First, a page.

The first Christian martyr, Stephen was almost certainly a Hellenistic Jew, well-known in the Greek-speaking synagogue in Jerusalem. Outspoken in his defence of the broader, deeper convictions of Jesus regarding the meaning of Judaism, he roused the enmity even of the Hellenistic synagogue and of Saul of Tarsus, and so died for his faith. Stephen had been the first recorded to declare that Jesus was God.

Then the twelve called the multitude of the disciples unto them, and said, It is not reason that we should leave the word of God, and serve tables. Wherefore, brethren, look out among you seven men of honest report, full of the Holy Ghost and wisdom, whom we may appoint over this business... And the saying pleased the whole multitude: and they chose Stephen, a man full of faith and of the Holy Ghost... And Stephen, full of faith and power, did great wonders and miracles among the people. When they heard these things, they were cut to the heart, and they gnashed on him with their teeth. But he, being full of the Holy Ghost looked up steadfastly into heaven, and saw the glory of God, and Jesus standing on the right hand of God. And said, Behold, I see the heavens opened, and the Son of man standing on the right hand of God. Then they cried out with a loud voice, and stopped their ears, and ran upon him with one accord, and cast him out of the city, and stoned him: and the witnesses laid down their clothes at a young man's feet, whose name was Saul. And they stoned Stephen, calling upon God, and saying, Lord Jesus, receive my spirit. And he kneeled down, and cried with a loud voice, Lord lay not this sin to their charge. And when he said this, he fell asleep. About 200 Christians, with Nicanor, one of the seven deacons, suffered martyrdom during the persecution that arose about Stephen.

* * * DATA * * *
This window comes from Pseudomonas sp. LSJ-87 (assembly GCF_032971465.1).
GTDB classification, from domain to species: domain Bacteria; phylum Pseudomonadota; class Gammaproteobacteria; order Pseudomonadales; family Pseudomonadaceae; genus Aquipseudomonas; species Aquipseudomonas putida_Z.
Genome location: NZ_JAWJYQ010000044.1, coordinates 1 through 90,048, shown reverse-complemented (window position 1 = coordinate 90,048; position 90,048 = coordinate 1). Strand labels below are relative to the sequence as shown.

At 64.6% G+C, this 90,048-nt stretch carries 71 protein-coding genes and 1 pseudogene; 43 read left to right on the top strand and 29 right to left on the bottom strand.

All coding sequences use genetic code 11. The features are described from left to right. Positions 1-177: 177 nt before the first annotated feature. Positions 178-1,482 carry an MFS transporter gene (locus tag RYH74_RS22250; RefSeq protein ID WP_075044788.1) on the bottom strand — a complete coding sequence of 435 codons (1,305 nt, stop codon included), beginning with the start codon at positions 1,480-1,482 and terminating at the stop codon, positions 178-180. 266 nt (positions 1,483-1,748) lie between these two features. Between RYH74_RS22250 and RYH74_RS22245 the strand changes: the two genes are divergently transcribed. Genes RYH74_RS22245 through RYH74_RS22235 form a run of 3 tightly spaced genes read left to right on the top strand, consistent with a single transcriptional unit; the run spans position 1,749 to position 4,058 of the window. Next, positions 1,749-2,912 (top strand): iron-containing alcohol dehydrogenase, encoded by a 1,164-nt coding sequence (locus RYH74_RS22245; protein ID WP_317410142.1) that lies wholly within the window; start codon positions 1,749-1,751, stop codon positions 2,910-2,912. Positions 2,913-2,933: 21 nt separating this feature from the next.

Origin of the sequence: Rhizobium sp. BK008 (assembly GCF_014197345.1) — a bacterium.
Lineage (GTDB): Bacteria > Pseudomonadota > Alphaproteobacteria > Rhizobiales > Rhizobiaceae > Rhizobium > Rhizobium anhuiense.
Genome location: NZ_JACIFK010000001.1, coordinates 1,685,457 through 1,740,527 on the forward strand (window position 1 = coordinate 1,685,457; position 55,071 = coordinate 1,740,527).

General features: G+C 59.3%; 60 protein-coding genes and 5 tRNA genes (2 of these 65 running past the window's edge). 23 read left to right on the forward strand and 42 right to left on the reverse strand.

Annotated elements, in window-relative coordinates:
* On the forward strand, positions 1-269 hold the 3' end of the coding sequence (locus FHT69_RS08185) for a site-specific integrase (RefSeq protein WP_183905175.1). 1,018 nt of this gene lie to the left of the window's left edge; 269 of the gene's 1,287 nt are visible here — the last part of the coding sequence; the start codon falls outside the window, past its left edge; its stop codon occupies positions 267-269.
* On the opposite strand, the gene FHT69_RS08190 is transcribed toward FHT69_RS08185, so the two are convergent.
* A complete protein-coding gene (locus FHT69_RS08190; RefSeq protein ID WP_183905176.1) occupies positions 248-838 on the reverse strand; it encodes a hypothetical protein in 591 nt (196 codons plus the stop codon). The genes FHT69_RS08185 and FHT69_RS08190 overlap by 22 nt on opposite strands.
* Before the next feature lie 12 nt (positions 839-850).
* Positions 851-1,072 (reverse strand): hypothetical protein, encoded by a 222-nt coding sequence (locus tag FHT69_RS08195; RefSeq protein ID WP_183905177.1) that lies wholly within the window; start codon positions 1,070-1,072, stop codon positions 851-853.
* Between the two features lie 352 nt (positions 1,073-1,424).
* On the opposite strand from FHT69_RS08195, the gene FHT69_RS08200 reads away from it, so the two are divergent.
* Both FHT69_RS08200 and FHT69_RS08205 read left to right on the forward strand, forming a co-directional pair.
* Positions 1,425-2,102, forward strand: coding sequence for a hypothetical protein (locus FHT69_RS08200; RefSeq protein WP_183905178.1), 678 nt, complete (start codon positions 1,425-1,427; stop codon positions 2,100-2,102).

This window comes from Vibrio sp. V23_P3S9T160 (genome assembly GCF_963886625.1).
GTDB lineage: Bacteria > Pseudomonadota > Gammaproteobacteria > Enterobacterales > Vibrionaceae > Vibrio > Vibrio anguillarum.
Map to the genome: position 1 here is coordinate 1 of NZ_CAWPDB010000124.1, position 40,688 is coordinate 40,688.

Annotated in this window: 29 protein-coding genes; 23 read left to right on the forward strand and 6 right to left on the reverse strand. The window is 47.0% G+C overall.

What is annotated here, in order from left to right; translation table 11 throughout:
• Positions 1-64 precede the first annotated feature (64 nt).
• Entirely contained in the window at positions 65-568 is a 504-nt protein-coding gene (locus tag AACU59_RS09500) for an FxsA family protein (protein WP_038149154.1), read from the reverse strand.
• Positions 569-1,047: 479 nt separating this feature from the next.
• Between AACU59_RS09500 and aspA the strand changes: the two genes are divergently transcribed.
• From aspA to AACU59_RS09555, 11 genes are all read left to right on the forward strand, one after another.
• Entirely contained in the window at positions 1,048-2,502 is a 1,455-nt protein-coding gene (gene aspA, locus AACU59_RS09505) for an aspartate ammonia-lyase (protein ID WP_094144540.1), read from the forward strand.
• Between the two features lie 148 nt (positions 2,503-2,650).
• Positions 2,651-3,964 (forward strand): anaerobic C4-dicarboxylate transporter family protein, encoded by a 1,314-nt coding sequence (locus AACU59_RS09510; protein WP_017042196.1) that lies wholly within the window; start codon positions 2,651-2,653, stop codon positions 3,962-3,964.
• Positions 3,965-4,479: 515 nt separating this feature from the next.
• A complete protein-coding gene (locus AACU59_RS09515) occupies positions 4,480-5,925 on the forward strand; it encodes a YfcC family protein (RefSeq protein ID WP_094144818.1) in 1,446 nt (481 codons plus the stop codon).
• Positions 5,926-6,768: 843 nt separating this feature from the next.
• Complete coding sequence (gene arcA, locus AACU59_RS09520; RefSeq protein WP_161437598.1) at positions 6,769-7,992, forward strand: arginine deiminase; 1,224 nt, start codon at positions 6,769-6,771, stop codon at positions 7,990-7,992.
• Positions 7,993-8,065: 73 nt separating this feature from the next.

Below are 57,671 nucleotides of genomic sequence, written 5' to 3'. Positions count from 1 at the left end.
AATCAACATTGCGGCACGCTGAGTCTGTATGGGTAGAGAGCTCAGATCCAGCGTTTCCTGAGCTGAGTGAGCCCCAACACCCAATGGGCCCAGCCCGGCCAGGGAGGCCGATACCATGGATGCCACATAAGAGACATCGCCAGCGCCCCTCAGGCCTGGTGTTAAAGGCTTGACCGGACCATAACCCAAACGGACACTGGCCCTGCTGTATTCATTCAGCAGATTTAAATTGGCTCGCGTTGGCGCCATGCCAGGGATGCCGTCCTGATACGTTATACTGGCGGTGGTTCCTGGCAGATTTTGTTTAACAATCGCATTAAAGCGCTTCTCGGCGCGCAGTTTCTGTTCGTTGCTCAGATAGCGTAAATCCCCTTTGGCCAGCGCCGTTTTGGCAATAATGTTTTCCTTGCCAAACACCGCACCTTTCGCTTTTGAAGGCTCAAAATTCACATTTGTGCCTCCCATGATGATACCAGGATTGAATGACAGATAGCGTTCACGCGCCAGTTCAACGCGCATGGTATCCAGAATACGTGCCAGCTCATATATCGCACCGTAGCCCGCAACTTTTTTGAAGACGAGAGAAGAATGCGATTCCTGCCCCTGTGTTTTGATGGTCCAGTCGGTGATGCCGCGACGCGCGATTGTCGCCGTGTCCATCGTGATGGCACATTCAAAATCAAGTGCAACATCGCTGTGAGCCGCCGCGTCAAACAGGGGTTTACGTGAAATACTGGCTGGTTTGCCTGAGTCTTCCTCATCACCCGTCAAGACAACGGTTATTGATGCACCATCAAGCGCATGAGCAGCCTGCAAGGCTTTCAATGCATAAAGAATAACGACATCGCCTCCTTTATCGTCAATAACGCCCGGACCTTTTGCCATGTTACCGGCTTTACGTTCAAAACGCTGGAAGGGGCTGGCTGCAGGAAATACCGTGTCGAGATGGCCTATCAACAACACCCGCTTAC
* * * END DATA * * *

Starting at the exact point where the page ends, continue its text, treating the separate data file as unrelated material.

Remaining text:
Not only did his winning personality make him a charmer among men he was also an intellectual giant. Deeply spiritual, he saw things in the Old Testament which related to Christ that even the apostles didn't know. He was absolutely fearless for the Lord. His words were backed up by miracles. It was impossible for anyone to stand against his wisdom. He was undefeatable, a powerhouse for Christ. This would explain why he was the first to be chosen as a deacon. Next to Peter, he was the most popular Christian of that day. Stephen was of the seventy disciples that Jesus sent out.

Stephen soon became well known as a debater for Christ. The synagogues were the customary places for men to argue the questions involved in the Jewish law. Stephen carried on the argument in the same place but for a different cause. It was inevitable that he should meet opposition. Death by stoning, a punishment from Mosaic law, was a form of execution use for blasphemers. Such a mob set upon Stephen when he courageously professed his belief in Jesus.

Stephen's death marked the beginning of severe persecutions in Jerusalem, forcing the Christians of Greek name and culture, who had had Stephen as their servant, to abandon that city and disperse to eastern Jordania, Judea, Samaria and Syria where they established strong Christian communities. This dispersion as it was called, gave impulse to the missionary spirit in the early church, so that by the end of the first century it had taken root in nearly all the lands bordering the Mediterranean. Most of the apostles, apparently spared in this persecution because they still observed the law, remained in Jerusalem with the Judaic Christians.

Had Stephen lived he should have ranked with the greatest of the apostles. His career can hardly have lasted more than a few months, or even weeks, and he is given to us as the ideal man. There is a slight favor of Alexandrian culture in his speech e.g. the word wisdom occurs four times and nowhere else in Acts. Stephen was not satisfied to do nothing but relieve the necessities of the poor.
[Acts, 315, 18, 327, 329, 345, 356, 15, 291]

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